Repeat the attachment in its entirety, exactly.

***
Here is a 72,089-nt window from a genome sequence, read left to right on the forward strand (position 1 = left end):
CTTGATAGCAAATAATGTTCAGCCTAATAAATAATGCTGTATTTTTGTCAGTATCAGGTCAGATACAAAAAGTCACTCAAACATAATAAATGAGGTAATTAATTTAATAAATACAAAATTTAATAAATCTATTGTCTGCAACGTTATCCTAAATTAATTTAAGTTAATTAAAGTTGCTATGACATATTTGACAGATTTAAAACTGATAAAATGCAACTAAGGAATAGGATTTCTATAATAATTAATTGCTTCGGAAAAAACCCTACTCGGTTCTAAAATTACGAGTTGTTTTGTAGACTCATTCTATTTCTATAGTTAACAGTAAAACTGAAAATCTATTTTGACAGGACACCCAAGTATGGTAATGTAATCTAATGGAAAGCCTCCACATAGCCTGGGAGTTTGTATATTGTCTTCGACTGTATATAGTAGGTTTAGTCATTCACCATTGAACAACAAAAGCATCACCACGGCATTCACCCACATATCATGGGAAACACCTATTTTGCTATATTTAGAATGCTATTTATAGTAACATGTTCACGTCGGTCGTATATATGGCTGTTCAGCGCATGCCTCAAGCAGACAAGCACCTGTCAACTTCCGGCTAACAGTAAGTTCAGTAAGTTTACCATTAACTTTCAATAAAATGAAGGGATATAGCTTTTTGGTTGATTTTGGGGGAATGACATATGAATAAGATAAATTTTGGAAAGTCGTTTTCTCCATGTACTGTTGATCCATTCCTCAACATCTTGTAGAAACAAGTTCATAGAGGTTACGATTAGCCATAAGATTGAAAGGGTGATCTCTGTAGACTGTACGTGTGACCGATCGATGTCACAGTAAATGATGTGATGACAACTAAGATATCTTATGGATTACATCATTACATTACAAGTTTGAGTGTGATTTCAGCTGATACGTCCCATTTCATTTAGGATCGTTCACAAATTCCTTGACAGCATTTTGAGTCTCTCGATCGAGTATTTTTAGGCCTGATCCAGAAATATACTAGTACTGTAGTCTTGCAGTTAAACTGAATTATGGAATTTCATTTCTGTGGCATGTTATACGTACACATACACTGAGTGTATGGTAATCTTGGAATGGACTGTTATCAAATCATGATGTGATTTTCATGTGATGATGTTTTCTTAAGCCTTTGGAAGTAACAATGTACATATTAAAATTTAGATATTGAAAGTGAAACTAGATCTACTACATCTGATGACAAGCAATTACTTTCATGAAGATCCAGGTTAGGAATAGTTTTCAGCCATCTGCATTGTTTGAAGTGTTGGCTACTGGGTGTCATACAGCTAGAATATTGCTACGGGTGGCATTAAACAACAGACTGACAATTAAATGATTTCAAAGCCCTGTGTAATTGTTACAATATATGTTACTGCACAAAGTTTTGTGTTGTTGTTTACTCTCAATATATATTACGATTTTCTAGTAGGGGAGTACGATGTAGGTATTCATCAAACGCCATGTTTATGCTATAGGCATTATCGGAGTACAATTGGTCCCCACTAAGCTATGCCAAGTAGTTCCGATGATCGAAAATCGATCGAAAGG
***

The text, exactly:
Here is a 72,089-nt window from a genome sequence, read left to right on the forward strand (position 1 = left end):
CTTGATAGCAAATAATGTTCAGCCTAATAAATAATGCTGTATTTTTGTCAGTATCAGGTCAGATACAAAAAGTCACTCAAACATAATAAATGAGGTAATTAATTTAATAAATACAAAATTTAATAAATCTATTGTCTGCAACGTTATCCTAAATTAATTTAAGTTAATTAAAGTTGCTATGACATATTTGACAGATTTAAAACTGATAAAATGCAACTAAGGAATAGGATTTCTATAATAATTAATTGCTTCGGAAAAAACCCTACTCGGTTCTAAAATTACGAGTTGTTTTGTAGACTCATTCTATTTCTATAGTTAACAGTAAAACTGAAAATCTATTTTGACAGGACACCCAAGTATGGTAATGTAATCTAATGGAAAGCCTCCACATAGCCTGGGAGTTTGTATATTGTCTTCGACTGTATATAGTAGGTTTAGTCATTCACCATTGAACAACAAAAGCATCACCACGGCATTCACCCACATATCATGGGAAACACCTATTTTGCTATATTTAGAATGCTATTTATAGTAACATGTTCACGTCGGTCGTATATATGGCTGTTCAGCGCATGCCTCAAGCAGACAAGCACCTGTCAACTTCCGGCTAACAGTAAGTTCAGTAAGTTTACCATTAACTTTCAATAAAATGAAGGGATATAGCTTTTTGGTTGATTTTGGGGGAATGACATATGAATAAGATAAATTTTGGAAAGTCGTTTTCTCCATGTACTGTTGATCCATTCCTCAACATCTTGTAGAAACAAGTTCATAGAGGTTACGATTAGCCATAAGATTGAAAGGGTGATCTCTGTAGACTGTACGTGTGACCGATCGATGTCACAGTAAATGATGTGATGACAACTAAGATATCTTATGGATTACATCATTACATTACAAGTTTGAGTGTGATTTCAGCTGATACGTCCCATTTCATTTAGGATCGTTCACAAATTCCTTGACAGCATTTTGAGTCTCTCGATCGAGTATTTTTAGGCCTGATCCAGAAATATACTAGTACTGTAGTCTTGCAGTTAAACTGAATTATGGAATTTCATTTCTGTGGCATGTTATACGTACACATACACTGAGTGTATGGTAATCTTGGAATGGACTGTTATCAAATCATGATGTGATTTTCATGTGATGATGTTTTCTTAAGCCTTTGGAAGTAACAATGTACATATTAAAATTTAGATATTGAAAGTGAAACTAGATCTACTACATCTGATGACAAGCAATTACTTTCATGAAGATCCAGGTTAGGAATAGTTTTCAGCCATCTGCATTGTTTGAAGTGTTGGCTACTGGGTGTCATACAGCTAGAATATTGCTACGGGTGGCATTAAACAACAGACTGACAATTAAATGATTTCAAAGCCCTGTGTAATTGTTACAATATATGTTACTGCACAAAGTTTTGTGTTGTTGTTTACTCTCAATATATATTACGATTTTCTAGTAGGGGAGTACGATGTAGGTATTCATCAAACGCCATGTTTATGCTATAGGCATTATCGGAGTACAATTGGTCCCCACTAAGCTATGCCAAGTAGTTCCGATGATCGAAAATCGATCGAAAGG